Here’s a comparison of Xero to Quickbooks our team member Virginia Jackson, CPA put together after we both underwent Xero training, and are now proud to say we’re “Xero Certified Advisors”. So check it out, and let us know if you’d like to learn more about how Xero might help you!
“Both Xero and QB provide access to accounts receivable, accounts payable, invoicing, general ledger, bank reconciliation and reports functions. However, while QB requires some amount of knowledge about basic accounting terms and concepts in order to be use most efficiently and effectively, Xero requires little to no accounting knowledge. Xero marketing focuses on the idea that it is easy to use, and the integration of simple terms like ‘Spend Money’ or ‘Receive Money’ make Xero intuitive and user friendly. However, it also includes tabs for Accounts Receivable and Accounts Payable, which will make an accountant feel like Xero is also speaking their language.
The pricing for these products is about the same but Xero seems to have the advantage when it comes to accessibility. First, Xero allows for unlimited users at no additional cost. And because Xero is cloud-based, there is no need to e-mail accountant or portable files back and forth between client and accountant. Both client and accountant can access Xero files from any computer with an internet access at anytime.
One of the best features of Xero is its automated daily bank uploads. Xero is a global product which integrates with almost all banks and will automatically download your transactions on a daily basis. The reconciliation process is easy and setting up bank rules so that your bank transactions are matched to the correct account is a breeze. I did find the process of finding and correcting transactions after they were reconciled a little confusing. I also think that using the term reconcile for the process of matching bank transactions to Xero transactions might be confusing for accountant and bookkeepers who are expecting to have to complete a traditional bank reconciliation. Xero’s automated download and matching process are much more user-friendly than the QB bank download which must be manually initiated. Although this post is focusing on the features of QB desktop version, I will note here that the QB online version will automatically download your bank transactions. However, the review and matching process in Xero is still much more user-friendly than the process required by QB online.
There are several areas where QB still has the advantage over Xero. One area is payroll processing. While QB is a leader in providing small business payroll services, Xero does not provide a full service payroll options. Companies wanting a service that will calculate payroll tax withholdings and deductions will need to use an add-on service for Xero. [Update 3/2013: Xero is planning to release payroll functionality in 2013.] Another area that QB excels in is the area of payment process. QB supports merchant account payments and has several other options for receiving electronic payments from customers. Xero will import information from your bank or PayPal account after the payment is received and deposited, but they do not provide other methods of receiving payments. (For this you could use an add-on like Freshbooks.)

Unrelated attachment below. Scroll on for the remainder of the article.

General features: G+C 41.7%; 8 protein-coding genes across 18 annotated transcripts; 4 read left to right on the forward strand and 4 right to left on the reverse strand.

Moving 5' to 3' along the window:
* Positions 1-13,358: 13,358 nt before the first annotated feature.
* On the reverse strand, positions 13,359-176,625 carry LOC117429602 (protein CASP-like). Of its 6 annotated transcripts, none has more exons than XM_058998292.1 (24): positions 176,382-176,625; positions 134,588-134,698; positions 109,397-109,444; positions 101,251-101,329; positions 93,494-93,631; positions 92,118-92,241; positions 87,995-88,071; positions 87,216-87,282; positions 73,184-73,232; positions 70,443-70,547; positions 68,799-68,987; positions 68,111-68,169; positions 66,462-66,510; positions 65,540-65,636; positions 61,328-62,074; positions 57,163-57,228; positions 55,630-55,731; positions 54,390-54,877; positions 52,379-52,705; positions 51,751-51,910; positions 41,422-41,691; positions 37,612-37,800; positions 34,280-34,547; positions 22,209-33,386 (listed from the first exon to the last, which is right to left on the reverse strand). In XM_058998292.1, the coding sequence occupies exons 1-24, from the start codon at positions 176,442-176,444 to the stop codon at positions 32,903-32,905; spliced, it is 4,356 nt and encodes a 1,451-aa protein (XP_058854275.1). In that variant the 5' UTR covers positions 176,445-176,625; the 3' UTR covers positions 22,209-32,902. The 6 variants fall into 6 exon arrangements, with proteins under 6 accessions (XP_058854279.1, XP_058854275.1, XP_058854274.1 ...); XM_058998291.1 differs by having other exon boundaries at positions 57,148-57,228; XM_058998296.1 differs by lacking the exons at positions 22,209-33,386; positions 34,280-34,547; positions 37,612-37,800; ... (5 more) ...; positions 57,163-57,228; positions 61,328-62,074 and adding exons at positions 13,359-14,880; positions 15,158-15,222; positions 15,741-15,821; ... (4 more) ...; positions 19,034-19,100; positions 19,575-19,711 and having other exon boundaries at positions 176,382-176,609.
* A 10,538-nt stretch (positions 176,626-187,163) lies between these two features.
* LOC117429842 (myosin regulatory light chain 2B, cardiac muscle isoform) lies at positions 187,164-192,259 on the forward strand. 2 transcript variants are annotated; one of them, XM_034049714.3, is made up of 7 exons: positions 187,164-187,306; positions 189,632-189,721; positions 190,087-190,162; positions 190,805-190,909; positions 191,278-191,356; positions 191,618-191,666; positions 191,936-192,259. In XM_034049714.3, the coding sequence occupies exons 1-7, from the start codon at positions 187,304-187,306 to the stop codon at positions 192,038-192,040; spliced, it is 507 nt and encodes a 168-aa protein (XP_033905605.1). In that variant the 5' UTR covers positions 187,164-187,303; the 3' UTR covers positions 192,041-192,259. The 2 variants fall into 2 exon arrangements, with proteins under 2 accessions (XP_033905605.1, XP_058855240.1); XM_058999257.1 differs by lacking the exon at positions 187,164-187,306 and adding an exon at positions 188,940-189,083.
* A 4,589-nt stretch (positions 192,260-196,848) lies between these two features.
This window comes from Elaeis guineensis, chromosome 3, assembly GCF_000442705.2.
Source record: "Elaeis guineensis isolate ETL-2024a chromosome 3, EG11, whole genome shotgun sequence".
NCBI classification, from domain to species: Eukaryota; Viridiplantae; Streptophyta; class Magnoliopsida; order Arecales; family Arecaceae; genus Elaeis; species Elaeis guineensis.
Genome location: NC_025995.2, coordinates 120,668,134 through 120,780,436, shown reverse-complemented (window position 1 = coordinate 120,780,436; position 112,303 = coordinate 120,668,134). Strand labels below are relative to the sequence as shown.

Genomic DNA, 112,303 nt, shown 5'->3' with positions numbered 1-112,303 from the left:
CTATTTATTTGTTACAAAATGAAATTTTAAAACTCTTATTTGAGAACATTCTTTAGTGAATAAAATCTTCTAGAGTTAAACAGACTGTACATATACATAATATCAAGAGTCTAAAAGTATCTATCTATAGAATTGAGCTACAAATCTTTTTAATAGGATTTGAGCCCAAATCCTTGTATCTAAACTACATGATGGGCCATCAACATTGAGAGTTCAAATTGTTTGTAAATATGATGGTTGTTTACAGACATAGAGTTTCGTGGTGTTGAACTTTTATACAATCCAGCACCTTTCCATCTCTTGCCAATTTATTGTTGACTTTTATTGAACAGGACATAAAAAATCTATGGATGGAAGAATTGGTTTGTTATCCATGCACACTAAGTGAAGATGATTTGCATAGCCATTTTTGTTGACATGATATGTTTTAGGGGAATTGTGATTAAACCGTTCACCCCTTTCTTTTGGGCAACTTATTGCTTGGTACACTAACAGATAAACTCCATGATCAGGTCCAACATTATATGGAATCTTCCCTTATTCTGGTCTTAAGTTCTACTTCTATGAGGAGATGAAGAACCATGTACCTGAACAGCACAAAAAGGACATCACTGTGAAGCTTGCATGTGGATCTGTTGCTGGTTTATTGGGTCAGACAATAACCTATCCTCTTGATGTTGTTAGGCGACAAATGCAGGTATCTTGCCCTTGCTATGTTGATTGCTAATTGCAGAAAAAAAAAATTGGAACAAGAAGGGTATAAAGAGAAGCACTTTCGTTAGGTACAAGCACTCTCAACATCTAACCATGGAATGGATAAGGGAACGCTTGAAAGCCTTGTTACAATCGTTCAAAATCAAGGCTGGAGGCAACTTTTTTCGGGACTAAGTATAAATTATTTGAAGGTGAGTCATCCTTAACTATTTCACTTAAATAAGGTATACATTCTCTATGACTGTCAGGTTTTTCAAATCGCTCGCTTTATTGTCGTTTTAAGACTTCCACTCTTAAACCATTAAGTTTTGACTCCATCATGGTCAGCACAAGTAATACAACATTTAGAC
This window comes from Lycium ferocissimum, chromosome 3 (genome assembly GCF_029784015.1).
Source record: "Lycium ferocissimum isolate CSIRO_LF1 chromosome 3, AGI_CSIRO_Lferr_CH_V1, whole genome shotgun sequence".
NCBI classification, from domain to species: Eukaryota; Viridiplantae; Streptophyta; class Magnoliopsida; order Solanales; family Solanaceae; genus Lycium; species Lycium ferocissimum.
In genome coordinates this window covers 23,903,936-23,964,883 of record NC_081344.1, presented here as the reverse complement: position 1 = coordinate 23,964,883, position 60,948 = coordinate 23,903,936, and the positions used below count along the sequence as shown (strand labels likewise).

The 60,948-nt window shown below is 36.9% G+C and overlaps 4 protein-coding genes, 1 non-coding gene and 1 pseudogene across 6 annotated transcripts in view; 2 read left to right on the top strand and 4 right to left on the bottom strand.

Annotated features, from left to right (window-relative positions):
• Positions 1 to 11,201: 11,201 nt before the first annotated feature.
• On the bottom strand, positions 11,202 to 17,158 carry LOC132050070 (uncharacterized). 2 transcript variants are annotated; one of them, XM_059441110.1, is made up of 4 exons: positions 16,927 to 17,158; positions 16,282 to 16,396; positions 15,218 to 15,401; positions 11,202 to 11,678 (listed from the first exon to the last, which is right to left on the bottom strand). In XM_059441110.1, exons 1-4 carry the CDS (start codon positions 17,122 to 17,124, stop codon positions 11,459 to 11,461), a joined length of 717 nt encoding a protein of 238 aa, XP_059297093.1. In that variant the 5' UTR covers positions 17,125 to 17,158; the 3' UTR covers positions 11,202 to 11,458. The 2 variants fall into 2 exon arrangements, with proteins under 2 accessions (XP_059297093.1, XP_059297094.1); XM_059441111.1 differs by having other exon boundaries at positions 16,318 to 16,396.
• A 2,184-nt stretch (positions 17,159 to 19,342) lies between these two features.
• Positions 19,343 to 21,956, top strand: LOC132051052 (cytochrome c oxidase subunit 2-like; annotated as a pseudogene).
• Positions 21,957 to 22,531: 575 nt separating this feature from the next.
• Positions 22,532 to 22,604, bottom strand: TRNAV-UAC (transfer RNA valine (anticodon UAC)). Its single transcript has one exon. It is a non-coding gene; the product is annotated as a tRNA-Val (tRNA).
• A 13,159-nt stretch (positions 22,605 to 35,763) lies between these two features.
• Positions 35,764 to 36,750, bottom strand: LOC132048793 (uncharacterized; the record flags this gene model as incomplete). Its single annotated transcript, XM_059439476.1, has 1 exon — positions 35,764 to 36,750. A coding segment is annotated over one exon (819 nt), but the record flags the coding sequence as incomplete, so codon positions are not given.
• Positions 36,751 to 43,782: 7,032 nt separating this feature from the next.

Quickbooks’ reports are also more robust and provide more options than Xero. Because the QB has been around for so long, their reporting features are more mature and will meet the needs of accountants who need to customize reports for their clients.
A few other areas to highlight:
- Xero–Compatible with Windows, Mac, iPhone, Android, Blackberry; QB–Compatible with Windows and Mac (limited functions)
- Xero–Limited to two tracking categories; QB–Unlimited classes for tracking
- Xero–Multi-currency functionality is more user-friendly and automated; QB–
Multi-currency functionality exists but requires manual process for updating exchange rates
- Xero–Fixed asset tracking is more user friendly and Xero will calculate depreciation for assets and post to general ledger; QB–Fixed assets can be tracked using Fixed Asset Manager but depreciation entries must be manually entered
- Xero–Printing of 1099′s is not available (but is being worked on), information must be exported and entered into another system [Update 3/2013: 1099's can now be prepared from Xero]; QB–1099 forms can be printed from within the software
- Xero–Inventory tracking is not available, must use an add-on; QB–Inventory tracking and job costing options are available within the software
Overall, both are great products. For the client whose business is more mature and requires a full suite of accounting options and flexibility, QB is still the way to go. However, for the smaller start up company who needs basic bookkeeping functions and a solution that is easy to use and doesn’t require a lot of time for upkeep and data entry, Xero is a better alternative.” VFJ